It began a few decades ago but until recently, the vendors who sell food at the Red Hook Ball Fields were known only to a select and enthusiastic crowd.
Once upon a time, a group of Latin American immigrants formed a soccer league and began playing regularly on the public sports fields in Brooklyn’s Red Hook Park. Located in a swath of open space between gritty warehouses, docks and a vast public housing project, the 59-acre park featured an abundance of room to run and the isolation to make plenty of noise.
There were only two drawbacks to the location: it was a long walk from the closest subway station, and there were no shops or restaurants nearby where the players could buy refreshments. In response to the lack of available food and drink, a few of the league wives brought grills to the matches and began cooking on the spot for their hungry broods.
Soon, the women were cooking at the fields every summer weekend, selling their regional and family specialities to the enthusiastic athletes and specatators. As the league grew, and other nationalities joined the matches, the variety of dishes sold at the field also expanded. Today, the Red Hook Ball Fields offer soccer, baseball, running and the finest of South and Central American home cooking.
When artists and hipsters began to move into the empty industrial spaces of Red Hook, they also “discovered” the vendors under the tents at the Ball Fields. Word spread rapidly, and in the last two years nearly every major local magazine and newspaper has run at least one feature on what New York Magazine described as the city’s “ad hoc Latin American food court.”
In fact, there are two groups of vendors at the Red Hook Ball Fields: the much-lauded, organized cooks near the soccer fields and the less noted vendors across Columbia Street near the baseball fields. Both locations offer home made Latin American specialties, but the newcomers rarely visit the baseball field vendors; as a result, the lines are much shorter there, but there is also far less likelihood of finding a printed menu or a vendor who speaks perfect English.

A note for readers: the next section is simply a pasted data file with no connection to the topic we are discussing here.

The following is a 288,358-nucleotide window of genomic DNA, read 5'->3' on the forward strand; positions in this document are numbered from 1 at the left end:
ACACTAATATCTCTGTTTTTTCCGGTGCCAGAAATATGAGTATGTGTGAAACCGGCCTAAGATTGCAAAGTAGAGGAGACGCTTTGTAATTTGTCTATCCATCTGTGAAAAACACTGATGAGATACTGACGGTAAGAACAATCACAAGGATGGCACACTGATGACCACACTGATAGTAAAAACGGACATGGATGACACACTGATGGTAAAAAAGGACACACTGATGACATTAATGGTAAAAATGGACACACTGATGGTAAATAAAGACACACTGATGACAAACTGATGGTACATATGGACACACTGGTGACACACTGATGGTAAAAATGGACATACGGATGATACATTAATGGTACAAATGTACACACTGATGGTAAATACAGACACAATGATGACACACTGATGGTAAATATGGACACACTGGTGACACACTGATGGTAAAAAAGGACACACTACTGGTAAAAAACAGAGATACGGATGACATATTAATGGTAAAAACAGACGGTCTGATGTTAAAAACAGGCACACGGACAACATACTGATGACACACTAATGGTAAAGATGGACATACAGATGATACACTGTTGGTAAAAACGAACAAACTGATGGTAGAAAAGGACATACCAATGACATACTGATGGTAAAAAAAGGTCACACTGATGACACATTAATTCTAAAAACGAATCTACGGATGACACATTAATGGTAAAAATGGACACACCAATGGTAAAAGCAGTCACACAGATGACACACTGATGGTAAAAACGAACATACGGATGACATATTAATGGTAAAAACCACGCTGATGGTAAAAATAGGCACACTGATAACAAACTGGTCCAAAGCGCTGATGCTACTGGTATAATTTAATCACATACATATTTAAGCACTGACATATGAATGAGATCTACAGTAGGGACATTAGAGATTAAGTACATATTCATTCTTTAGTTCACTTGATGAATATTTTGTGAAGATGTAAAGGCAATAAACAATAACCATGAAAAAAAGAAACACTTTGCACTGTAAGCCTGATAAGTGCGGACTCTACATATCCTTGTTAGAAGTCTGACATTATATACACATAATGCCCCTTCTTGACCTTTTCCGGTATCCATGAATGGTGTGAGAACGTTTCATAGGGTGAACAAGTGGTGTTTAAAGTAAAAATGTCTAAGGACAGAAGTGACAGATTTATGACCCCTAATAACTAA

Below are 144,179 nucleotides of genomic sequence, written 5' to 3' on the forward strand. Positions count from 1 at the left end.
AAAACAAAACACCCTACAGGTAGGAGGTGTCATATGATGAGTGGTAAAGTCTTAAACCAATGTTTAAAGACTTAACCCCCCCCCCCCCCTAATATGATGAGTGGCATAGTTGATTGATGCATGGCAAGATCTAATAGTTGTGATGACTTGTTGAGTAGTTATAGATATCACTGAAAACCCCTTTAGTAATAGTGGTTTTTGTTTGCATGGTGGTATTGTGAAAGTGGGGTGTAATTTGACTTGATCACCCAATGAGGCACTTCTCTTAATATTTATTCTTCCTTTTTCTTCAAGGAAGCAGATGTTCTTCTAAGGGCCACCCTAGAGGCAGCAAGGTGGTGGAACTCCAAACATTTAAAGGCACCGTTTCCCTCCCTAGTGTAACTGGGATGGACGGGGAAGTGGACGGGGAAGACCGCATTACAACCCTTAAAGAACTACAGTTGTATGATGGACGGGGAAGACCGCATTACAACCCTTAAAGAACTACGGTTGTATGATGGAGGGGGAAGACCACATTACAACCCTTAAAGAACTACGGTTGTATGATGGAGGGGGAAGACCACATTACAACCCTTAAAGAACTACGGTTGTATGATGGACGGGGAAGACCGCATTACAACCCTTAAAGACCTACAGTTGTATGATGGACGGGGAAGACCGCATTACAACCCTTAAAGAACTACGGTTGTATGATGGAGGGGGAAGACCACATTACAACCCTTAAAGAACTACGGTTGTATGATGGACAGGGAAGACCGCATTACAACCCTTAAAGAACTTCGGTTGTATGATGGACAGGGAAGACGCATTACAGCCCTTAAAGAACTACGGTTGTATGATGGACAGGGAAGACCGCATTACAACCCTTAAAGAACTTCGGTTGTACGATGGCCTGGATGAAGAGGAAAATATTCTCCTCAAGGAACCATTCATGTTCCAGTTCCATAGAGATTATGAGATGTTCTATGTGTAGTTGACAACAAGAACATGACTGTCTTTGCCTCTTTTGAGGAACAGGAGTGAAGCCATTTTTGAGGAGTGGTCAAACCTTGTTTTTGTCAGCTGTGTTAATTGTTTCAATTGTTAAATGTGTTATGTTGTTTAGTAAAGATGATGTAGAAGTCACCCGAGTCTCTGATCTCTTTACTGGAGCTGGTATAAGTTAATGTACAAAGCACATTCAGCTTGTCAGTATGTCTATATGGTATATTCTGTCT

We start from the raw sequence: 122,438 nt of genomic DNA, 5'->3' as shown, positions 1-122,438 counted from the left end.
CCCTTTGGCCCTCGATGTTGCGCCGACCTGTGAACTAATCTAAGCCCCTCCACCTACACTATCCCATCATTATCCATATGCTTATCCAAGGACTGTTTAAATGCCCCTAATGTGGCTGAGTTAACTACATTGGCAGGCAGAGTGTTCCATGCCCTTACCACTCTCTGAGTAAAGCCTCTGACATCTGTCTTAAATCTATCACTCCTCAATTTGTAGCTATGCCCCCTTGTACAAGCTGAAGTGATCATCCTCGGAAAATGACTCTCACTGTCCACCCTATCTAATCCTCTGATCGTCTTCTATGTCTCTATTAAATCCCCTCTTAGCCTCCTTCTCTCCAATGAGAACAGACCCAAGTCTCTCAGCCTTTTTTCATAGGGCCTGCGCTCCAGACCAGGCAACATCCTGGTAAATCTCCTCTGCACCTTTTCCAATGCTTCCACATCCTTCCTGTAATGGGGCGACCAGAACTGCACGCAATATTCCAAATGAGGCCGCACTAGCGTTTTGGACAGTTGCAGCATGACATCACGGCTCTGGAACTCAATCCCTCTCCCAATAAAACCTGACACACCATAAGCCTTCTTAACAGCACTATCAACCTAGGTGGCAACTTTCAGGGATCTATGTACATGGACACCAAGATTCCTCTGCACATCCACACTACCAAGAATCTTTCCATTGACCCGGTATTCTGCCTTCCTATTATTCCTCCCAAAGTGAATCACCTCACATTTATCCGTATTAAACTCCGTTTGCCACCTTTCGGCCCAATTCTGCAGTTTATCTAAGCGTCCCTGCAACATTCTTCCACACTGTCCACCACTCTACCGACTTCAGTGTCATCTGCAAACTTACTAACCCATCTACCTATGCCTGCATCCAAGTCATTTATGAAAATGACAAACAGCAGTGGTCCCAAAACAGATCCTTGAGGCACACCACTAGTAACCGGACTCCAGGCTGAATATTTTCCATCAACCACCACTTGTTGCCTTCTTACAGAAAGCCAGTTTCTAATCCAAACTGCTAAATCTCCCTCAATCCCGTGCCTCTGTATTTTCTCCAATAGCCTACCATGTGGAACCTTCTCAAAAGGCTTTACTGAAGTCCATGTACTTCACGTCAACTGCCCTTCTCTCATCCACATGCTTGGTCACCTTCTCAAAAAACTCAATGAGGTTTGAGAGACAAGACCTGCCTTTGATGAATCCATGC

Lately, the vendors at the Ball Fields have run up against the bureaucrats at the Parks Department and the Department of Health. As a result, many foodies believe that this could be the last summer that the delectable Mexican, Central American, South American and Caribbean treats will be sold under the tarps and tents at Red Hook. Activist and organizer Cesar Fuentes is doing all he can to fight City Hall, but the outcome of his efforts won’t be known for months.
So, quick, lest they disappear, come down to the ‘Hook and dig into the Columbian empanadas, Ecuadorian ceviche, Salvadoran pupusas, Mexican huaraches, Honduran tacos, Chilean tuna stew and more, along with gallons of fruit waters and mountains of succulent, freshly-cut mango, pineapple, coconut and papaya.
You’ll run out of room in your tummy before you run short of cash; most of the delicious offerings cost less than $5.00 each. While you munch away, don’t forget to watch a game or two.
It’s My Park: Red Hook Food Vendors Video
NY Magazine: The Last Summer of the Red Hook Park Vendors?
Eater: Red Hook Vendors Have 10 Days to Address Health Dept.
The Porkchop Express: Red Hook, the Drama Continues
NY Parks Dept: Red Hook Park
NY Magazine: Tour Red Hook Ball Fields With Chef Aaron Sanchez
Time Out New York: On the Hook
NY Times: A Latin Fiesta, Near the B.Q.E.
NY Times: Stuffing Tortillas and Parkgoers, Dawn to Dusk
NY Magazine: Mmmm, the Red Hook Ball Fields
NY Times: A Potted Palm Grows in Brooklyn
The Porkchop Express: Red Hook Soccer Fields
The Porkchop Express: Red Hook Soccer Fields Map
Gothamist: Soccer, Swimming Y Salsa
Gothamist: Soccer Mamacitas
Ed Levine Eats: Chuck Schumer Makes Goat Tacos Good Politics
onNYTurf: Red Hook Soccer Fields Map (w/subway lines)
NY Sun: On the Red Hook Waterfront
Village Voice: Plotzing for Masa (Not Matzo)